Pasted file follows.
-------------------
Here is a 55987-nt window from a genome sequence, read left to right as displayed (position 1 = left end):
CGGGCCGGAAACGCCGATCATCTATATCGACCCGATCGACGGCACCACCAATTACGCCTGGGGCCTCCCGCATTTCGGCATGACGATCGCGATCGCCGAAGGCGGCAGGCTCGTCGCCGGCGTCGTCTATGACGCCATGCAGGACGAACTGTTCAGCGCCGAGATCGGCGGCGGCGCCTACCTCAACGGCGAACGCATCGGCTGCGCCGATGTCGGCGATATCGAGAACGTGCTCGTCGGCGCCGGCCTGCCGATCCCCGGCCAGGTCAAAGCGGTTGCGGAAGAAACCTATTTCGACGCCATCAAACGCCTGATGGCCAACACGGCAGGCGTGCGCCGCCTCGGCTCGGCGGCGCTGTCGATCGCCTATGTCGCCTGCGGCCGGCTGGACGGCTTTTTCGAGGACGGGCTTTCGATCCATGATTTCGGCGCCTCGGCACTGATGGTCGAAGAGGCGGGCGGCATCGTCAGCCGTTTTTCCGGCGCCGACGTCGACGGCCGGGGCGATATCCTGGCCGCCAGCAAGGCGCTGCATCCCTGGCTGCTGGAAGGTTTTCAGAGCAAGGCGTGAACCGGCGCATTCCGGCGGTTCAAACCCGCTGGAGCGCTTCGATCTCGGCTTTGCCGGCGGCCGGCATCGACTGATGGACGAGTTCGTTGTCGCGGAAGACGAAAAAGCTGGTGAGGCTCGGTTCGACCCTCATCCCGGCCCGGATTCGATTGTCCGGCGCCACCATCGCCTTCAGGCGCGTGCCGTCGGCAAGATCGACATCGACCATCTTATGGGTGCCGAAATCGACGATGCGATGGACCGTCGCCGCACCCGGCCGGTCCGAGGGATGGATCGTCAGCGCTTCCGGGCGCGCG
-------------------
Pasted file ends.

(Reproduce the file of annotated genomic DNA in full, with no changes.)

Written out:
Here is a 55987-nt window from a genome sequence, read left to right as displayed (position 1 = left end):
CGGGCCGGAAACGCCGATCATCTATATCGACCCGATCGACGGCACCACCAATTACGCCTGGGGCCTCCCGCATTTCGGCATGACGATCGCGATCGCCGAAGGCGGCAGGCTCGTCGCCGGCGTCGTCTATGACGCCATGCAGGACGAACTGTTCAGCGCCGAGATCGGCGGCGGCGCCTACCTCAACGGCGAACGCATCGGCTGCGCCGATGTCGGCGATATCGAGAACGTGCTCGTCGGCGCCGGCCTGCCGATCCCCGGCCAGGTCAAAGCGGTTGCGGAAGAAACCTATTTCGACGCCATCAAACGCCTGATGGCCAACACGGCAGGCGTGCGCCGCCTCGGCTCGGCGGCGCTGTCGATCGCCTATGTCGCCTGCGGCCGGCTGGACGGCTTTTTCGAGGACGGGCTTTCGATCCATGATTTCGGCGCCTCGGCACTGATGGTCGAAGAGGCGGGCGGCATCGTCAGCCGTTTTTCCGGCGCCGACGTCGACGGCCGGGGCGATATCCTGGCCGCCAGCAAGGCGCTGCATCCCTGGCTGCTGGAAGGTTTTCAGAGCAAGGCGTGAACCGGCGCATTCCGGCGGTTCAAACCCGCTGGAGCGCTTCGATCTCGGCTTTGCCGGCGGCCGGCATCGACTGATGGACGAGTTCGTTGTCGCGGAAGACGAAAAAGCTGGTGAGGCTCGGTTCGACCCTCATCCCGGCCCGGATTCGATTGTCCGGCGCCACCATCGCCTTCAGGCGCGTGCCGTCGGCAAGATCGACATCGACCATCTTATGGGTGCCGAAATCGACGATGCGATGGACCGTCGCCGCACCCGGCCGGTCCGAGGGATGGATCGTCAGCGCTTCCGGGCGCGCG